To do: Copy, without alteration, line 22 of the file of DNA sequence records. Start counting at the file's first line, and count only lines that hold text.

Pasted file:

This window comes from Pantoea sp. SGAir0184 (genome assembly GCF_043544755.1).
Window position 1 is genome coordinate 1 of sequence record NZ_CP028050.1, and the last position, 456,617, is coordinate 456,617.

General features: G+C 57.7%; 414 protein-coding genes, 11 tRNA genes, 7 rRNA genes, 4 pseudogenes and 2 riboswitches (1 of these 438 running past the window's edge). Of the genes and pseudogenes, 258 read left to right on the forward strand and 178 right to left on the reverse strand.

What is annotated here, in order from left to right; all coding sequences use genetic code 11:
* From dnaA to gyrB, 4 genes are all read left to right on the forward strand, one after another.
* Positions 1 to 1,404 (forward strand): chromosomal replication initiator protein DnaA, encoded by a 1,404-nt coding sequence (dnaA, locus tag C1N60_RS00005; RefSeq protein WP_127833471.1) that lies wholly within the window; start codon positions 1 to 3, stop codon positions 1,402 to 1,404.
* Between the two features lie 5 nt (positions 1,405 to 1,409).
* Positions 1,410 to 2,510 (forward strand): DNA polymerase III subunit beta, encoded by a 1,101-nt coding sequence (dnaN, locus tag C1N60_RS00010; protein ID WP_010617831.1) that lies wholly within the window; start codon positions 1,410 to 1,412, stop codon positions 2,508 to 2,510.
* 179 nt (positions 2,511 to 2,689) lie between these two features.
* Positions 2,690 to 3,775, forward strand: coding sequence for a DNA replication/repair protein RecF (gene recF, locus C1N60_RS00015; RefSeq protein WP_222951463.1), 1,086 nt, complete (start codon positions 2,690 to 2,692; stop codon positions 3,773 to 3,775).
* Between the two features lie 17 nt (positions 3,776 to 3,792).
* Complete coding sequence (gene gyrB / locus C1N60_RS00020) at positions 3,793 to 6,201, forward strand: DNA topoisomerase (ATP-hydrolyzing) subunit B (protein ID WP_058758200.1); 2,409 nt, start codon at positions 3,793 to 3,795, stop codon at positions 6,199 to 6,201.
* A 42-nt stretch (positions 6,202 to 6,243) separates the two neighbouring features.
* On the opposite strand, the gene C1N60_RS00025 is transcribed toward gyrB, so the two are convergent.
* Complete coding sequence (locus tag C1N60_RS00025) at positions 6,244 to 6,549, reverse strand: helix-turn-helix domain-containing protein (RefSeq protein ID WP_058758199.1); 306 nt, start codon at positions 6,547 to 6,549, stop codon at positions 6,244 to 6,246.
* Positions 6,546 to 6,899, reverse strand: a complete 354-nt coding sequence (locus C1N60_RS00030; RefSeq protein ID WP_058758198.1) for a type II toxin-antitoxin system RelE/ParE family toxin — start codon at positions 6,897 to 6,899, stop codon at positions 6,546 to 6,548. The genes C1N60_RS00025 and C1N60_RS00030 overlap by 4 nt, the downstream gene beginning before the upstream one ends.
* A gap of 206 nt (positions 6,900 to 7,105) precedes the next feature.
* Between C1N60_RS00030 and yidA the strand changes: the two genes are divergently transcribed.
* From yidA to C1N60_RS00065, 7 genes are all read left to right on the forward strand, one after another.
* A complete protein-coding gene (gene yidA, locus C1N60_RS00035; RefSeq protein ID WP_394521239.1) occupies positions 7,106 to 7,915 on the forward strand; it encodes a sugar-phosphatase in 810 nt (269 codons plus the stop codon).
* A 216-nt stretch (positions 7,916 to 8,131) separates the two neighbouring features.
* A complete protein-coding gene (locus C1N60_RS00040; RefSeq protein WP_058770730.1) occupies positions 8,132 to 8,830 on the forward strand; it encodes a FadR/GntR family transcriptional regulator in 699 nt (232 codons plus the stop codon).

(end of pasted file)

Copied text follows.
* A complete protein-coding gene (locus C1N60_RS00040; RefSeq protein WP_058770730.1) occupies positions 8,132 to 8,830 on the forward strand; it encodes a FadR/GntR family transcriptional regulator in 699 nt (232 codons plus the stop codon).